Pope Benedict XVI got himself in trouble this week when something he said in a speech ticked off large chunks of the Muslim world.
Benedict has apologized, which is the polite thing to do (your mother said so, right?), even if he didn’t mean the offense and even if most of the people protesting in Karachi, Jakarta, Ankara and elsewhere have no idea what it was he actually said or why.
During a speech at the University of Regensburg in Germany, the offending passage was actually an introduction to a much more dangerous subject (and one I suspect most journalists wouldn’t really know how to write about) — the connection between faith and reason in the Christian West and the essential role Greek philosophy and Greek concepts played in the creation and evolution of the Christian faith. At least I’m fairly certain this is what the speech was about. Benedict XVI’s writing is fairly dense and he tends toward understatement, and I always need to read anything of his at least three times to get his point.
Based on an unofficial rush transcript I downloaded from the BBC World Service web site, this is the offending passage:
In the seventh conversation [between Byzantine Emperor Manuel II Paleologus and an unnamed "educated Persian" on the subject of Christianity and Islam sometime in 1391] edited by Professor [Theodore] Khoury, the emperor touches on the theme of the holy war. The emperor must have known that [S]urah 2, 256 reads: “There is no compulsion in religion." According to the experts, this is one of the suras of the early period, when Mohammed was still powerless and under threat. But naturally the emperor also knew the instructions, developed later and recorded in the Qur’an, concerning holy war. Without descending to details, such as the difference in treatment accorded to those who have the “Book” and the “infidels," he addresses his interlocutor with a startling brusqueness on the central question about the relationship between religion and violence in general, saying: “Show me just what Mohammed brought that was new, and there you will find things only evil and inhuman, such as his command to spread by the sword the faith he preached." The emperor, after having expressed himself so forcefully, goes on to explain in detail the reasons why spreading the faith through violence is something unreasonable. Violence is incompatible with the nature of God and the nature of the soul. “God," he says, “is not pleased by blood — and not acting reasonably is contrary to God’s nature. Faith is born of the soul, not the body. Whoever would lead someone to faith needs the ability to speak well and to reason properly, without violence and threats… To convince a reasonable soul, one does not need a strong arm, or weapons of any kind, or any other means of threatening a person with death…."
Now, I wouldn’t have picked this quote, not because it would be misunderstood, but because while it may accurately reflect what Manuel II Paleologus actually said, it isn’t really true. The emperor, like many Christians, failed to properly appreciate the distinction between spreading Islam and spreading the rule of Islam. The latter was easily spread by the sword, and when Islam emerged from the Arabian peninsula, a region peripheral to the empires of the time, conquer it did. But the Muslim conquerors neither demanded nor expected conversion initially, and the Christians of the Levant and North Africa, who were mostly heretics on the matter of who Jesus was, were happy to exchange a hostile authority with one indifferent to disputes over Christology. Conversion would come, slowly, later, and generally not by compulsion.
This whole notion of spreading the faith of Islam by the sword can easily be put to a test. If Muslims did indeed believe that they were required, by their scripture, to compel all the people under their rule to convert or die, then there would have been no Hindus left in India or Indonesia, no Christians left in the Balkans or North Africa (or the Levant, or Greece, or Hungary, or Spain, or Sicily, or anywhere else), no Jews left in Morocco, Iraq or Yemen. (Or else they were very bad at it, in which case no one really has to worry.) The only Muslim place largely bereft of non-Muslims is the Saudi part of the Arabian peninsula, and this — as I understand it — is (with the exception of the holy cities of Makkah and Madina) a fairly recent occurrence, something that happened only in the last century. (And not really true anymore either thanks to the large presence of Christian expatriate labor from near and far.)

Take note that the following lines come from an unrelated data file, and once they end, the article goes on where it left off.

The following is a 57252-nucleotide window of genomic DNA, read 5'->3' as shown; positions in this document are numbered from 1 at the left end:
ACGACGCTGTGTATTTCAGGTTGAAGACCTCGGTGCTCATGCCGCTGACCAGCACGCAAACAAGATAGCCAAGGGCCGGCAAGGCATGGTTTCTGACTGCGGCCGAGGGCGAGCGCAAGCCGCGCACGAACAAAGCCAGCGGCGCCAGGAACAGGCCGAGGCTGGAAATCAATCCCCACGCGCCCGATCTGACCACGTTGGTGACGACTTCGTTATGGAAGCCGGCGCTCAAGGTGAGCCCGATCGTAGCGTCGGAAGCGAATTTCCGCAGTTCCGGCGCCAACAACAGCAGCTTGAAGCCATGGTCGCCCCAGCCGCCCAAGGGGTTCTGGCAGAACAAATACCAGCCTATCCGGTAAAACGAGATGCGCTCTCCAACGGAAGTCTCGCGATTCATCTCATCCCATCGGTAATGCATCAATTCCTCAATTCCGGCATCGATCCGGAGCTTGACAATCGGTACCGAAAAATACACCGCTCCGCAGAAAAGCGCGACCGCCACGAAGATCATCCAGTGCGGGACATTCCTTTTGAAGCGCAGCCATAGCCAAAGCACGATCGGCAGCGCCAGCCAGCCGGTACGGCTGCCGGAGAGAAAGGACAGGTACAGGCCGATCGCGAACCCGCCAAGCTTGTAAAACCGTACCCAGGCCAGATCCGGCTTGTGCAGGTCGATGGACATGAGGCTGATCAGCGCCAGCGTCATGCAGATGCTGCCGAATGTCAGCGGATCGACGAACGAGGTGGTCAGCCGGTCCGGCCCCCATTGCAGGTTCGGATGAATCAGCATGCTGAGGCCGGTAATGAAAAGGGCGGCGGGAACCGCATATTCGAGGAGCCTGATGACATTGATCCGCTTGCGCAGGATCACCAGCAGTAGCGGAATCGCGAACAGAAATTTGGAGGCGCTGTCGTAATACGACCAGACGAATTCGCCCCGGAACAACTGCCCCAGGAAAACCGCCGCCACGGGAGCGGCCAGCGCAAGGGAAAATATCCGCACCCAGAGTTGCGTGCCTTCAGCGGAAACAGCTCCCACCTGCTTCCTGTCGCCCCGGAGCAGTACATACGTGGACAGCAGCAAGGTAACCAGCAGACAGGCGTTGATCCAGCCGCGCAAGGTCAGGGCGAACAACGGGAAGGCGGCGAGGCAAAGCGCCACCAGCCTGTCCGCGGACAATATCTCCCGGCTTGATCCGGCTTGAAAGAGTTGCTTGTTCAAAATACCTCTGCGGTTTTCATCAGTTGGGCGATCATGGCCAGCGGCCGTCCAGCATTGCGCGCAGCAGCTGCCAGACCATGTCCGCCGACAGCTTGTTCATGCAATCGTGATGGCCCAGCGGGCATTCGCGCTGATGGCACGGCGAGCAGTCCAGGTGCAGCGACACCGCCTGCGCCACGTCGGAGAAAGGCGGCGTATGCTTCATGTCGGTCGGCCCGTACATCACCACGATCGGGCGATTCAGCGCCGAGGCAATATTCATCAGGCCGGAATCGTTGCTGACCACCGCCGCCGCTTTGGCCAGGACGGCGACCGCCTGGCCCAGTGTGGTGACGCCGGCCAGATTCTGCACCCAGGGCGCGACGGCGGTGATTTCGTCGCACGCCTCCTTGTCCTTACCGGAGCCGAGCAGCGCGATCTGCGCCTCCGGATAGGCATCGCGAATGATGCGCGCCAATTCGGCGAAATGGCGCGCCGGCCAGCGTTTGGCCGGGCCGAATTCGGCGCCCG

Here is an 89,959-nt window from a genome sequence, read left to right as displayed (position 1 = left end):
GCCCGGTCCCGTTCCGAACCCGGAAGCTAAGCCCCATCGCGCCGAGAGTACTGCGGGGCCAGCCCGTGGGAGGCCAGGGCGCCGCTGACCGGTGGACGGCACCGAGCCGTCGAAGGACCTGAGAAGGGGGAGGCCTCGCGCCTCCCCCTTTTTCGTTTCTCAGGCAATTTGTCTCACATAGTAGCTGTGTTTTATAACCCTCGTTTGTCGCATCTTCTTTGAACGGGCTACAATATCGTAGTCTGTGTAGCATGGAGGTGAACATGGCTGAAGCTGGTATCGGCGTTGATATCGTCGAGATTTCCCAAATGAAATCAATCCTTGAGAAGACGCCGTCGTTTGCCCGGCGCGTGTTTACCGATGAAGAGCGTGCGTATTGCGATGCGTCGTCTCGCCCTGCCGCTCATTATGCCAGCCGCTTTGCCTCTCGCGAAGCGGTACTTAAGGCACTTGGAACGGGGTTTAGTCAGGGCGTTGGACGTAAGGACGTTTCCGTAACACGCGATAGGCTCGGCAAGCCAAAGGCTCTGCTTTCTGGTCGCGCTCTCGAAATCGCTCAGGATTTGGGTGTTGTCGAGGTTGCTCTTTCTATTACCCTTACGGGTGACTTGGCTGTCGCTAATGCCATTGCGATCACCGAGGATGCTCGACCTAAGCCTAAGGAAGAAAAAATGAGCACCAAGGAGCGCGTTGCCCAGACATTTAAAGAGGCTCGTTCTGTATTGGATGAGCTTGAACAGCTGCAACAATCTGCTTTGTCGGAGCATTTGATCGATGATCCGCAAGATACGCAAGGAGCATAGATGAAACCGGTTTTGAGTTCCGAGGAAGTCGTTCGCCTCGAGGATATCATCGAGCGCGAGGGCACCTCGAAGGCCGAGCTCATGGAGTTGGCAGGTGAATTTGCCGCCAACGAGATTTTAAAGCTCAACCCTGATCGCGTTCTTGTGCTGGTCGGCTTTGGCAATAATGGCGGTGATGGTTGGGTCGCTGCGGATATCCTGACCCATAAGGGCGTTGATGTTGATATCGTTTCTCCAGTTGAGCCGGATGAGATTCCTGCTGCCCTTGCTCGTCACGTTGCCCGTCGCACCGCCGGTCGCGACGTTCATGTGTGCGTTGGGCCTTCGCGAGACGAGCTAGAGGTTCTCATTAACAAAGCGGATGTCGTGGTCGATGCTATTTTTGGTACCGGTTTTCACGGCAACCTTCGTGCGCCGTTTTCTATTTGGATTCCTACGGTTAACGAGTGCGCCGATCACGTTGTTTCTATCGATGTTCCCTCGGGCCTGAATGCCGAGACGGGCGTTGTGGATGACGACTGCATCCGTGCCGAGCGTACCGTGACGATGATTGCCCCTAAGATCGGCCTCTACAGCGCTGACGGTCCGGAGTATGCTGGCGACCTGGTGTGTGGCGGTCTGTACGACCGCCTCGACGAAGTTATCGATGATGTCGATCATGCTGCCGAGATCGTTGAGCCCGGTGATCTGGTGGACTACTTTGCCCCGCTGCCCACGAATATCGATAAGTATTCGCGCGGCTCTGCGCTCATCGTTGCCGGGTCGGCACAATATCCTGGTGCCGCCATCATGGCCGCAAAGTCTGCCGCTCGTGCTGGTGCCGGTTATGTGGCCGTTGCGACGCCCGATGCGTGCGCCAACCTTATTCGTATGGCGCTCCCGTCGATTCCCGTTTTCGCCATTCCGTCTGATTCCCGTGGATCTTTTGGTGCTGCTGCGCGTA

This is not to say that the spread of Islam was without its fair share of violence and atrocity. The early spread of Islam in Africa was, often times, a product of coerced conversion, just as Islam and Judaism were the deep wells for what would become much of the Christian West’s racist views toward Africans. Sunnis and Shia, especially after the rise of the Ottoman Empire and the codification of Twelver Shiism by the Saffavid Empire in the 16th and 17th centuries A.D., could go at each other mercilessly, tossing around the word "heretic" and demanding conversion upon pain of death. (After the merger of Al-Saud power and Ibn Wahab’s ascetic revolutionary theology in the late 18th century, even strict Wahabbis tolerated infidel Christians and Jews as they persecuted heretical Shia.)
Compare this by looking at the number of Muslims left in Spain and Portugal after reconquista in 1492. Or in Sicily after the reasonably tolerant reign of Roger II. Christendom is as much built on the conquest of peoples and their often times forced conversion to the faith. While Manuel II’s words about the evil of compelling faith are beautiful and inspiring, the decaying empire he presided over had itself been fond of threatening violence against individual human beings over their unwillingness to accept the "orthodox" Christian faith. (Remember all those Monophysite Christians in the 700s more-or-less happy to accept Muslim rule?) The only significant Christian society that tolerated Muslims and Islam was Orthodox Russia. (That said, I do not know how many Muslims lived in the Austrian Empire, nor do I know what their legal status was.) Throughout much of the history of the encounter between Christendom and Dar al-Islam, non-Christians have fared poorly within Christendom, while non-Muslims have generally been much better off within Dar al-Islam.